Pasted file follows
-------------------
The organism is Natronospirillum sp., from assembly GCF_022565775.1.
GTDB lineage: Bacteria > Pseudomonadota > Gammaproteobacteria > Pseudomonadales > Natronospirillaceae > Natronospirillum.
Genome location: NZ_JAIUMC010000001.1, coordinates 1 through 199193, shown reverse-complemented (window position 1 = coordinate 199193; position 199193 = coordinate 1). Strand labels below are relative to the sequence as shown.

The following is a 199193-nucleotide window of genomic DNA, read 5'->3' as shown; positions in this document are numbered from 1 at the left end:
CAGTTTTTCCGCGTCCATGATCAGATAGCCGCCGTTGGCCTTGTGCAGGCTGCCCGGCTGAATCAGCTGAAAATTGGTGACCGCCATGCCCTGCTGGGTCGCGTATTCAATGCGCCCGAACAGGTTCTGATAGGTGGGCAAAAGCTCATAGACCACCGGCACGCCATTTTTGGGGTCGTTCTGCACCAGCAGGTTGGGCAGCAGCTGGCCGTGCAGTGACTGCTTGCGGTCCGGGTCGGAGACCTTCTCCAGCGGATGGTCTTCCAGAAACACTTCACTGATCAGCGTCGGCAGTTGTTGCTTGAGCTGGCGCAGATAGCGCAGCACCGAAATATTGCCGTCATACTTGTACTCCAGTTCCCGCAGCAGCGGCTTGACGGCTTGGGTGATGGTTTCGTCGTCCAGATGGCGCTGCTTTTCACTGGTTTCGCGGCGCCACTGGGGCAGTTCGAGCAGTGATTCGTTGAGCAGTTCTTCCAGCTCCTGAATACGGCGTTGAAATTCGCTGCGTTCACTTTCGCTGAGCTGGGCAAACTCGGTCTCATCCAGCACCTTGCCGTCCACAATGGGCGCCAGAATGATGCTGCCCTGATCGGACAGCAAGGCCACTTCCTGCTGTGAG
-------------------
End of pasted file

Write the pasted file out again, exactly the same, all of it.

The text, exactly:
The organism is Natronospirillum sp., from assembly GCF_022565775.1.
GTDB lineage: Bacteria > Pseudomonadota > Gammaproteobacteria > Pseudomonadales > Natronospirillaceae > Natronospirillum.
Genome location: NZ_JAIUMC010000001.1, coordinates 1 through 199193, shown reverse-complemented (window position 1 = coordinate 199193; position 199193 = coordinate 1). Strand labels below are relative to the sequence as shown.

The following is a 199193-nucleotide window of genomic DNA, read 5'->3' as shown; positions in this document are numbered from 1 at the left end:
CAGTTTTTCCGCGTCCATGATCAGATAGCCGCCGTTGGCCTTGTGCAGGCTGCCCGGCTGAATCAGCTGAAAATTGGTGACCGCCATGCCCTGCTGGGTCGCGTATTCAATGCGCCCGAACAGGTTCTGATAGGTGGGCAAAAGCTCATAGACCACCGGCACGCCATTTTTGGGGTCGTTCTGCACCAGCAGGTTGGGCAGCAGCTGGCCGTGCAGTGACTGCTTGCGGTCCGGGTCGGAGACCTTCTCCAGCGGATGGTCTTCCAGAAACACTTCACTGATCAGCGTCGGCAGTTGTTGCTTGAGCTGGCGCAGATAGCGCAGCACCGAAATATTGCCGTCATACTTGTACTCCAGTTCCCGCAGCAGCGGCTTGACGGCTTGGGTGATGGTTTCGTCGTCCAGATGGCGCTGCTTTTCACTGGTTTCGCGGCGCCACTGGGGCAGTTCGAGCAGTGATTCGTTGAGCAGTTCTTCCAGCTCCTGAATACGGCGTTGAAATTCGCTGCGTTCACTTTCGCTGAGCTGGGCAAACTCGGTCTCATCCAGCACCTTGCCGTCCACAATGGGCGCCAGAATGATGCTGCCCTGATCGGACAGCAAGGCCACTTCCTGCTGTGAG